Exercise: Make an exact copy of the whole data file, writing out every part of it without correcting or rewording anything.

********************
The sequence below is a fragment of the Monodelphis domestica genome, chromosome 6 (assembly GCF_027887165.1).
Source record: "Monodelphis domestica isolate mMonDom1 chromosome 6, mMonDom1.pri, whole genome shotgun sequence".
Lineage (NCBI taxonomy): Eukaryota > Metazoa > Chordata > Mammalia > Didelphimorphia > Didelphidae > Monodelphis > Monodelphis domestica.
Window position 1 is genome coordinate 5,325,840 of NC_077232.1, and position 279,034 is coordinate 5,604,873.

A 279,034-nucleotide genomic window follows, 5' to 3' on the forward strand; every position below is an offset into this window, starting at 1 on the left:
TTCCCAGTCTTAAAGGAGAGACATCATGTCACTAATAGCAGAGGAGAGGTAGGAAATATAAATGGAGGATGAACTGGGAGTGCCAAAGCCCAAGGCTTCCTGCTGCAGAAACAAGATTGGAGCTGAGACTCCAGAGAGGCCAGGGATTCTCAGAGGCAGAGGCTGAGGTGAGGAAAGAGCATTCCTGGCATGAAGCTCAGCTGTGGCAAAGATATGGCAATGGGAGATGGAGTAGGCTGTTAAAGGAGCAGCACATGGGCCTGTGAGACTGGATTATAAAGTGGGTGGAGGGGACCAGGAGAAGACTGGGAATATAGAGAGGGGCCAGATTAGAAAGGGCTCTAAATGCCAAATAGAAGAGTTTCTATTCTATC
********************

The sequence below is a fragment of the Monodelphis domestica genome, chromosome 6 (assembly GCF_027887165.1).
Source record: "Monodelphis domestica isolate mMonDom1 chromosome 6, mMonDom1.pri, whole genome shotgun sequence".
Lineage (NCBI taxonomy): Eukaryota > Metazoa > Chordata > Mammalia > Didelphimorphia > Didelphidae > Monodelphis > Monodelphis domestica.
Window position 1 is genome coordinate 5,325,840 of NC_077232.1, and position 279,034 is coordinate 5,604,873.

A 279,034-nucleotide genomic window follows, 5' to 3' on the forward strand; every position below is an offset into this window, starting at 1 on the left:
TTCCCAGTCTTAAAGGAGAGACATCATGTCACTAATAGCAGAGGAGAGGTAGGAAATATAAATGGAGGATGAACTGGGAGTGCCAAAGCCCAAGGCTTCCTGCTGCAGAAACAAGATTGGAGCTGAGACTCCAGAGAGGCCAGGGATTCTCAGAGGCAGAGGCTGAGGTGAGGAAAGAGCATTCCTGGCATGAAGCTCAGCTGTGGCAAAGATATGGCAATGGGAGATGGAGTAGGCTGTTAAAGGAGCAGCACATGGGCCTGTGAGACTGGATTATAAAGTGGGTGGAGGGGACCAGGAGAAGACTGGGAATATAGAGAGGGGCCAGATTAGAAAGGGCTCTAAATGCCAAATAGAAGAGTTTCTATTCTATC